Posted in Canadian Politics, Climate Change, Climate Change Politics, Environmentalism and Ecomodernism, Leap Manifesto, Pipelines, Uncategorized | 10 Comments

On Lukewarmism, denial and a look at the state of the environmental movement

This weekend was a busy one for me, but I had time early in the mornings (thanks to our new puppy) to spend a little time catching up on what is happening in the environmental world. In the process I caught the attention (and ire) of some of my least-favourite environmental activists: angry anonymous academics, grumpy retirees and numerous anonymous trolls. This blog post started as a light lark about the internecine battles between climate activists but has ended up as a state-of-the-union sort of piece that refutes a lot of malicious slander being directed my way by the likes of Miriam (SouBundanga) O’Brien and her acolytes who have filled my twitter feed with their rubbish, lies and insults. It puts some thoughts together in one place and describes where my mind is on the topic of Lukewarmism, climate change “denial” and the current state of the environmental movement.

As regular readers of this blog know, I am a Lukewarmer. What does that mean? It means I agree with the fundamental science of climate change. I acknowledge that the anthropogenic addition of Tyndall gases into the atmosphere will have an effect on global climate. As such, I agree with consensus (as presented by the IPCC) on the topic of climate change. As a Lukewarmer my primary difference with the alarmists is that I believe that the climate’s sensitivity to carbon dioxide is on the lower end of the consensus scale presented by the IPCC. The basis for this belief is a combination of my graduate-level education in global biogeochemical cycles and my personal knowledge of the early global climate models used to generate the original sensitivity numbers.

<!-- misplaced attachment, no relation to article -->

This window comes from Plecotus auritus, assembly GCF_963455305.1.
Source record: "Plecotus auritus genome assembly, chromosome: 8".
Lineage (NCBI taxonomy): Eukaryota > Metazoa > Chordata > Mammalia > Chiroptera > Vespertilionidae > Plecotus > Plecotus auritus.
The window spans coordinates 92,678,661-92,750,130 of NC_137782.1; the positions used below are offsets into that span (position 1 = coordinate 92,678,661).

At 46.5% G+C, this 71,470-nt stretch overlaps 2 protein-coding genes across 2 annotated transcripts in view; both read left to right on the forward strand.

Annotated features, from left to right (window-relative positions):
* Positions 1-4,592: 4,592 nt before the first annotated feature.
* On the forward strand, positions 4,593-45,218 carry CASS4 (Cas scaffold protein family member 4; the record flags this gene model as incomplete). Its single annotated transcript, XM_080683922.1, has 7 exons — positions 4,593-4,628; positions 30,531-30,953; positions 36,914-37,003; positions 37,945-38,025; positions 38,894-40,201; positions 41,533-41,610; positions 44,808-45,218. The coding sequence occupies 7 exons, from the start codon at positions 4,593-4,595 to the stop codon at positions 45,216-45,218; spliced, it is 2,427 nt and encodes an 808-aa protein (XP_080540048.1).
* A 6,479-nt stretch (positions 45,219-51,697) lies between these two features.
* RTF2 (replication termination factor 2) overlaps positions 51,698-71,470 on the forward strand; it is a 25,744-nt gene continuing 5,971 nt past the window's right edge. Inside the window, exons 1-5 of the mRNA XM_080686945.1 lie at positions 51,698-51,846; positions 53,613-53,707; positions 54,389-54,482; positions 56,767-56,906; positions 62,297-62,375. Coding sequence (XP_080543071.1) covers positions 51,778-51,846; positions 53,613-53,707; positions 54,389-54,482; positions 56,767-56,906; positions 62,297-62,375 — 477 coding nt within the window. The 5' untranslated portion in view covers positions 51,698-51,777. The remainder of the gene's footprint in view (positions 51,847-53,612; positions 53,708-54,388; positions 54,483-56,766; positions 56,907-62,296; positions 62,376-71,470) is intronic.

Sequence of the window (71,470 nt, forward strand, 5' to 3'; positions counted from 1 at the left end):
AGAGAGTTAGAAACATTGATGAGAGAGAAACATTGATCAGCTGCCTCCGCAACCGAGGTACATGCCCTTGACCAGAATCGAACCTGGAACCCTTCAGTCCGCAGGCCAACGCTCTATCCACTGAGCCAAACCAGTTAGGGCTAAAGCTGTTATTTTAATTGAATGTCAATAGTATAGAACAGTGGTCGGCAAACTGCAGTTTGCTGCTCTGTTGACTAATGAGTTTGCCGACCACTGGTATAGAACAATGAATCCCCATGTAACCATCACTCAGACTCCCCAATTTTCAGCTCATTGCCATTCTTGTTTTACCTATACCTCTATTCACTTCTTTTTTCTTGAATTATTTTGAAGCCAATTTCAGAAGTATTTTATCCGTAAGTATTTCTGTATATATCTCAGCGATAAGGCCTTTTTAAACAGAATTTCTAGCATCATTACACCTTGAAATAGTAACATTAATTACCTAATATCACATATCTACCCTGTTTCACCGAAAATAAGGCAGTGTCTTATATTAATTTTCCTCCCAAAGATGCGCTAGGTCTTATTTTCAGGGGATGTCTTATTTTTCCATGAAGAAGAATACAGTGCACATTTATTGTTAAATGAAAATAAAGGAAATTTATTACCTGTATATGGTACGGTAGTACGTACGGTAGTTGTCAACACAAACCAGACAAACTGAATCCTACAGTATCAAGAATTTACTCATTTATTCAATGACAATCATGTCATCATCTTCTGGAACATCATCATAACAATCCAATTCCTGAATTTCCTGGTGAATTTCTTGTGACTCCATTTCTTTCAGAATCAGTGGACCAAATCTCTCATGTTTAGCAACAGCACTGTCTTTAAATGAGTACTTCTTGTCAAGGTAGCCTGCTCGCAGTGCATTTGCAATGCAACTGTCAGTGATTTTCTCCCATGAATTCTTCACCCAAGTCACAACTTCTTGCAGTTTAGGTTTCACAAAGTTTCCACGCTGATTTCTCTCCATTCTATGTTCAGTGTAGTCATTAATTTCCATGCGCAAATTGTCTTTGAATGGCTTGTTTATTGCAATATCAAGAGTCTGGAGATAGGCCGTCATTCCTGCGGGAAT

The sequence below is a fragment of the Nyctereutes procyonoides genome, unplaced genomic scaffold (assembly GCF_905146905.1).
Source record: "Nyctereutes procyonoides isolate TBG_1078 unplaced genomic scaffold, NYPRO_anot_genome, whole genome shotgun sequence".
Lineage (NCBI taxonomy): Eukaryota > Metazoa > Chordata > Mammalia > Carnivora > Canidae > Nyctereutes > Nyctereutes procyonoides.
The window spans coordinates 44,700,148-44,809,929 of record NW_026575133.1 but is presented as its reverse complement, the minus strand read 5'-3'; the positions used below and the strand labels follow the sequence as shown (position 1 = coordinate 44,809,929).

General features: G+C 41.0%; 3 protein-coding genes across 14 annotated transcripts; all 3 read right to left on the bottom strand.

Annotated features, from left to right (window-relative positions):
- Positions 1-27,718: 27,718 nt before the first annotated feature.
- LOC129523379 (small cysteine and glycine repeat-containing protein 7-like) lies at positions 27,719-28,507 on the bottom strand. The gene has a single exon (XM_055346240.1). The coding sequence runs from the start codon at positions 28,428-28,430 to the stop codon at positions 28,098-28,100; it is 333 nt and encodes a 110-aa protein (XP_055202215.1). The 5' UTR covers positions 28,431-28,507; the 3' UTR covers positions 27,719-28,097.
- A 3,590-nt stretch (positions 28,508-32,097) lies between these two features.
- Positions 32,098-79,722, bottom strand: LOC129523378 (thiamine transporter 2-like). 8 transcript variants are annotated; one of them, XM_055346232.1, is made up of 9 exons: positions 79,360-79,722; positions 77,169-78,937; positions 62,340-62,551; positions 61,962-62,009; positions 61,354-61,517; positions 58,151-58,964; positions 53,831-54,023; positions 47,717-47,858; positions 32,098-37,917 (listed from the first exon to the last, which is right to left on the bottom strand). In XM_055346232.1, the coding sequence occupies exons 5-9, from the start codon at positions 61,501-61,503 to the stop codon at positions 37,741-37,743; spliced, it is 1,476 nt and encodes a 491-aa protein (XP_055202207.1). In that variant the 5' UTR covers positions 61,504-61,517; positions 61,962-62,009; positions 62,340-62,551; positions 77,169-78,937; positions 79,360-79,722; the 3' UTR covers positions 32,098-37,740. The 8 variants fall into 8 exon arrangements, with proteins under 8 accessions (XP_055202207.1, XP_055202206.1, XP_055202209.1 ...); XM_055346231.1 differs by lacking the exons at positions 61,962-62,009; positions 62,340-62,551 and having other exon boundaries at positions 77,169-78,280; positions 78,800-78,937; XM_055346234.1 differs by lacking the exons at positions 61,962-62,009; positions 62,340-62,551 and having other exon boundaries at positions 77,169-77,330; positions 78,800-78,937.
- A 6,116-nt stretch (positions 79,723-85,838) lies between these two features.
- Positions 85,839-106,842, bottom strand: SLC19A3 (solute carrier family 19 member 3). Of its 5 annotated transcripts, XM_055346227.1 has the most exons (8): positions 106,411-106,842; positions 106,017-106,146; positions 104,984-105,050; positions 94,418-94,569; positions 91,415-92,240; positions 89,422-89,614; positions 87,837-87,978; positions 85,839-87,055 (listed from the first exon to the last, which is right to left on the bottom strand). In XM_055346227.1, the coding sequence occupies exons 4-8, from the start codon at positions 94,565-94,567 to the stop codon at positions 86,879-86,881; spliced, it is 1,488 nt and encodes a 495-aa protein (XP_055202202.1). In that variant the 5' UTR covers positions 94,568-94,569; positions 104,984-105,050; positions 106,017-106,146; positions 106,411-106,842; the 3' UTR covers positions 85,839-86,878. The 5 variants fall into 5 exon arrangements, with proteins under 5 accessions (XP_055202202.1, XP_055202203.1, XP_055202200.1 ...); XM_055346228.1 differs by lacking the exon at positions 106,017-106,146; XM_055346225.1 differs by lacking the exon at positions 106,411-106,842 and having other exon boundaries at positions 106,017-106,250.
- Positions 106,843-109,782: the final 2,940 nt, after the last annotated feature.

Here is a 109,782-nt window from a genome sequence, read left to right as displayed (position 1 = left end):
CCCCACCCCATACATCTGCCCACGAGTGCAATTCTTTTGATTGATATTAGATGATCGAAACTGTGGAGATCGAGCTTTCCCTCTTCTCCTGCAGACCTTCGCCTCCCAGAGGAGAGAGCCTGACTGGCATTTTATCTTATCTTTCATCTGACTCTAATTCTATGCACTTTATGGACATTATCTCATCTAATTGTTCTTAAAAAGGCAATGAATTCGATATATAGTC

I’ve been a Lukewarmer for over two decades (even before Lukewarmers had a name) and in that time my Lukewarmer viewpoint has been consistently demonstrated to be a better representation of climate sensitivity than the alarmists’ views. More specifically, in the last two decades the consensus climate sensitivity estimate has gradually decreased to approximately the point I guessed it would be when I last looked closely at the topic over a decade ago. Conversely, the current consensus climate sensitivity estimate is now much lower than the one the alarmists were using in their discussions of the same era.

In my blog I have repeatedly discussed the policy means by which we can reduce our emissions of Tyndall gases while mitigating the effects of the climate change that is already locked into the system. I have promoted renewable and alternative energy technologies and have highlighted the policy needed to enhance our available renewable energy portfolio. Moreover, as a private citizen I worked to help get a carbon tax enacted in my home province of British Columbia. So I am exactly what I say I am: a pragmatic environmentalist who has worked to achieve evidence–based policy goals.